Thursday, November 27, 2014

The Power Vertical

Novaya Gazeta Scores Presidential Interview

Novaya Gazeta Editor Dmitry Muratov
Novaya Gazeta Editor Dmitry Muratov
They discussed democracy, civil society, human rights, and the case against jailed oil tycoon Mikhail Khodorkovsky for more than an hour.

They are Russian President Dmitry Medvedev and Dmitry Muratov, editor in chief of the opposition weekly "Novaya gazeta." And the content of their little chat will be published Wednesday morning, making it a pretty good bet that "Novaya gazeta" will sell a lot of newspapers this week. Or at least its website will get its fair share of clicks.

By giving an interview to "Novaya gazeta," which has infuriated the Kremlin with a steady stream of reports on corruption and official abuse over the years, Medvedev appears to be trying to endear himself to the liberal intelligentsia at a time when Russia's political system looks increasingly wobbly.

It's a courtship that Medvedev has been tentatively pursuing for months.

Medvedev shocked Moscow's chattering classes in January when he invited Muratov and former Soviet leader Mikhail Gorbachev, a part owner of "Novya gazeta," to a meeting in the Kremlin.

The meeting came a little more than a week after human rights lawyer Stanislav Markelov and "Novaya gazeta" journalist Anastasiya Baburova were assassinated in downtown Moscow. Baburova was the fourth journalist from "Novaya gazeta" killed in the past decade. The most infamous case, of course, was the October 2006 assassination of Anna Politkovskaya.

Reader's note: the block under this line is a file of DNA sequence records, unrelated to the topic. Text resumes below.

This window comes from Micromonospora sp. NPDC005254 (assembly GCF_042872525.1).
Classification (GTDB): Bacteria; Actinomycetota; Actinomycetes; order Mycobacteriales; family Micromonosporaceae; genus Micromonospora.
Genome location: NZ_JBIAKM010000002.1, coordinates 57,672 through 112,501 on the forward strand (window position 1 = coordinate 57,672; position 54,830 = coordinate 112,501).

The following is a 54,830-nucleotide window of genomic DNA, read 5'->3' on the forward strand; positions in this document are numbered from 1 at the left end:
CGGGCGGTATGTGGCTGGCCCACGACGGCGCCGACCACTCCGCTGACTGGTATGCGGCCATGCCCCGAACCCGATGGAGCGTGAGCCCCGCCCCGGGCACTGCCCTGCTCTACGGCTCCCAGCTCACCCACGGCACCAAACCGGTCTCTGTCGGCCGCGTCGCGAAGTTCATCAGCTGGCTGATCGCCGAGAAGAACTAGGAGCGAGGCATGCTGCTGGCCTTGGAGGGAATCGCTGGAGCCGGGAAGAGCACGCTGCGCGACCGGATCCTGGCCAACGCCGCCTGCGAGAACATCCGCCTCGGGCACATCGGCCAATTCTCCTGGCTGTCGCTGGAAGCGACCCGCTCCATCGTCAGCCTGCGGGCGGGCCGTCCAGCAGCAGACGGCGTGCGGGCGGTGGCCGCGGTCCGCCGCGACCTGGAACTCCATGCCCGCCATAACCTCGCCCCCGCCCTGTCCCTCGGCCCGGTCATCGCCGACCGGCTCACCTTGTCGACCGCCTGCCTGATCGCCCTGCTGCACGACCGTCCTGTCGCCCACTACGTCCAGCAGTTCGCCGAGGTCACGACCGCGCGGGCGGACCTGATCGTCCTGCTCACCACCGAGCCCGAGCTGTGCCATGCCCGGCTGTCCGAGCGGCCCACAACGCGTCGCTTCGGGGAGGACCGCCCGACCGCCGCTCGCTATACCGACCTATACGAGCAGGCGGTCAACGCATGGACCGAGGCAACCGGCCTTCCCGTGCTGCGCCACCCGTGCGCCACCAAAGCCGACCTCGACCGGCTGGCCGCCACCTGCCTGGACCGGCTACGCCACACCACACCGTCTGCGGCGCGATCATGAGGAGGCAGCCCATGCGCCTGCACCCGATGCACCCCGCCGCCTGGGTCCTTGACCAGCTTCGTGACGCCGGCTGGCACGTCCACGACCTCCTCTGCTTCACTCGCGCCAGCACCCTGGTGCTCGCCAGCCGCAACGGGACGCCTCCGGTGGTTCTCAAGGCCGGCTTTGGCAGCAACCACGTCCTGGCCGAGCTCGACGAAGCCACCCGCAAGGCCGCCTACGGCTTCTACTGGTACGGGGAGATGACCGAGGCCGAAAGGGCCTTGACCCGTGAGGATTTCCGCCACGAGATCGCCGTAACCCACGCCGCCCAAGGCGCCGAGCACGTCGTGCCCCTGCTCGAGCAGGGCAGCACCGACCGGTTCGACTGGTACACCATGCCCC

During their Kremlin meeting, Muratov asked Medvedev for a formal interview. Muratov told the daily "Komemrsant" that the Kremlin press service called him last week and said the interview was on.

Muratov told "Kommersant" that the two discussed issues including civil society, human rights, controls on the bureaucracy, the need for an independent judiciary, and the ongoing criminal case against Khodorkovsky. The editor also asked the president "whether of not democracy will be revived in Russia any time soon."

How did Medvedev answer? We'll have to wait until Wednesday morning to know all the details. But in an interview with the BBC Russian Service, Muratov said he gives Medvedev "high marks" for some of his answers, specifically those relating to the Khodorkovsky case.

Medvedev's move comes at a time when the Russian elite is increasingly divided over the lessons and consequences of the economic crisis, which appears to be shaking the political system to its foundations.

Two deputy prime ministers, Igor Shuvalov and Igor Sechin, are locked in a fierce battle over the direction of the economy. Shuvalov -- backed by Finance Minister Aleksei Kudrin and Economics Minister Elvira Nabiullina -- is pushing for a more diversified economy. Sechin and the "siloviki" clan of security service veterans -- who are heavily tied to the energy sector --  are fighting to maintain Russia's traditional role as a commodities exporter.

The debate over the economy mirrors a parallel dispute about the political system, with  reformers saying that the crisis makes it necessary to liberalize the authoritarian system of "sovereign democracy" instituted by Vladimir Putin.